Folklore tells us that the Irish created Halloween and spread the end-of-autumn celebration around the world as the people would travel from their homeland to far flung shores. But how true is this story?

It is generally known that prior to the arrival of Christianity the Irish were Celts and that Celts celebrated Samhain, the Feast of the Dead, when the deceased revisited the mortal world on the last day of autumn. The Celts lived not only in Ireland, but also across the rest of Northern Europe and Samhain was celebrated everywhere from Germany to Scotland. The Celtic Druids were extremely superstitious and would dress up in costume to avoid being carried away by the ghosts or devils roaming the land on Samhain night. It is from this that the tradition of dressing up at Halloween began.

As the Catholic Church spread northwards, reaching the land of the Celts, they integrated the teachings of the church with the rituals of the natives. During the 8th century, the Catholic Church chose the first day of November as All Saints Day, or All Hallows, initially in honour of the early Christian martyrs. From here we get the name Halloween, the night before or eve of All Hallows.


Snap-Apple Night, painted by Daniel Maclise in 1833, shows people feasting and playing divination games on Halloween in Ireland.

The following day, second of November, became All Souls, a day in which people could pray for their departed friends and relatives. This was associated with the new doctrine of purgatory, the theory in which most people did not go straight to hell or heaven but to a place where their sins were purged to fit them for heaven. It was believed that the prayers of the living and the intervention of saints could shorten the period spent in purgatory. Christian ideology fed into the old Celtic traditions and the two evolved into the Halloween we have today.

Another aspect of the season was a celebration of the summer harvests and homecoming. The people would have been well fed after the summer and autumn harvests. Hay would have been gathered and stored, fruits and vegetables, stored, dried and pickled for the lean months ahead. Those who had travelled to work on the farms of others were returning home. It was a time for reunions and celebrations, a time for storytelling and the settlement of disputes, but most of all, it was a time for relaxation.

Halloween was the night when the woman of the house opened their cupboards and spread a little feast for the returned. Hazelnuts, apples and other fruits of autumn had an important place in the combined pastimes of feasting and foretelling the future. Many games were played upon the theme of matchmaking and marriage. Barmbrack, a fruit loaf often containing items such as a coin or a ring would be served. The diner who received the slice with a ring was destined to wed in the coming year while and the coin denoted wealth.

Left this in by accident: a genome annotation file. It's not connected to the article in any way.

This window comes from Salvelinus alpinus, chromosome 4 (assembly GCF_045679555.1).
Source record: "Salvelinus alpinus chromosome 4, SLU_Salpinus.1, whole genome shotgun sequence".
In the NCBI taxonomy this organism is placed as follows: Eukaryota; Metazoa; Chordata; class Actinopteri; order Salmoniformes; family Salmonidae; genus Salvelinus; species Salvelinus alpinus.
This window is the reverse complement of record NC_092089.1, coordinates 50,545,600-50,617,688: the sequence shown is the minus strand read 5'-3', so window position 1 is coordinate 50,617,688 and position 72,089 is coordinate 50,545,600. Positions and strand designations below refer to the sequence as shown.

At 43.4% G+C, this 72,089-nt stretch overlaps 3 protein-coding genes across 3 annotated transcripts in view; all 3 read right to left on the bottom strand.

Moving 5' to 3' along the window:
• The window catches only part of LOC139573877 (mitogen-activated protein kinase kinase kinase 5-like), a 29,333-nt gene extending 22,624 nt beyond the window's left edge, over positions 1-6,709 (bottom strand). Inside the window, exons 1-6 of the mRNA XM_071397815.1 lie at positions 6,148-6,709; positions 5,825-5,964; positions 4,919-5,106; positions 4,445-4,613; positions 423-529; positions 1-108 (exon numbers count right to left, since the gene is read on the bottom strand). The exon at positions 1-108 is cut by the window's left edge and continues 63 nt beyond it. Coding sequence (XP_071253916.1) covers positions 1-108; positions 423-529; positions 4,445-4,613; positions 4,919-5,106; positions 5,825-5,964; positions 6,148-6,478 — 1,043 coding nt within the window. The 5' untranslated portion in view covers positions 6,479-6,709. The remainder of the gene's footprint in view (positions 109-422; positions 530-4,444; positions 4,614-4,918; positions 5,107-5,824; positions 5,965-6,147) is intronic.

Cabbages, or sometimes turnips, figure in many old games and one of these were often tossed against a neighbour’s door on Halloween night to give them a fright. This is where the Trick or Treat comes into play, though unlike today traditionally the child at the door would perform the trick in the form of a song or dance to receive a treat. It was only when this custom crossed the Atlantic that the tricks became sinister.

The festival also ushered in winter, which was the most frightening, uncomfortable and inconvenient of all the seasons in northern Europe. It was the feast that prefaced the months of darkness, cold, hunger, claustrophobia and the physical illnesses. The season of death was coming not just the leaves and flowers, but also of humans as the winter and early spring brought more death than at any other time of year. That was why Halloween was widely regarded as the period when the spirits of darkness, evil and fear were let loose upon the earth.

Now we come to the Irish tale of Stingy Jack, or as he was later known Jack O’Lantern. Legend tells us that he was a blacksmith, a lost soul, to whom the Devil doomed to roam the Earth forever. The story of Jack is not uniquely Irish, it seems to have roots in Christian mythology, he was known by many names in Wales he was Sion Dafydd. The Irish tale was popularised by Hercules Ellis in the 19th century in his poem, the Romance of Jack O’Lantern. Yet, there is no suggestion at this stage that the “Stingy Jack” story is connected in any way to Halloween customs nor to turnip lanterns. For that link in the puzzle we cross the Irish Sea to England.

In 1700s England, it was common practice to carve a turnip, place a candle inside and use it to scare unsuspecting folk at night. There were many names for these carved torches including Hoberdy’s Lantern and the now famous, Jack O’Lantern. While it’s clear that turnips were being carved into lanterns across all across Ireland and England for centuries, is there were no specific accounts of this being done to mark Halloween night. The earliest known source for this tradition comes from Scotland, where boys would carve turnips lanterns and place them in church yards on that night, with the intent to scare passers-by.

So, today, we have the Halloween tradition of the turnip lantern. In the USA, where the turnip was not so widespread, a pumpkin was used. Turnips were available in North America from the 16th century onwards, but these did not hold favour in the proliferation of the tradition brought over by the Irish and English. This had less to do with the lack of turnips and more to do with the ease of carving which came with the pumpkin. What is interesting is that this new tradition returned to Ireland with imported pumpkins.

So did the Irish invent Halloween? The answer is a firm no, but did the Irish contribute to its widespread popularity? Tradition would say yes, and as it is a festivity of tradition, we can respond with a resounding yes.

For more information on the Irish and the Halloween myth check out Liam Hogan’s article.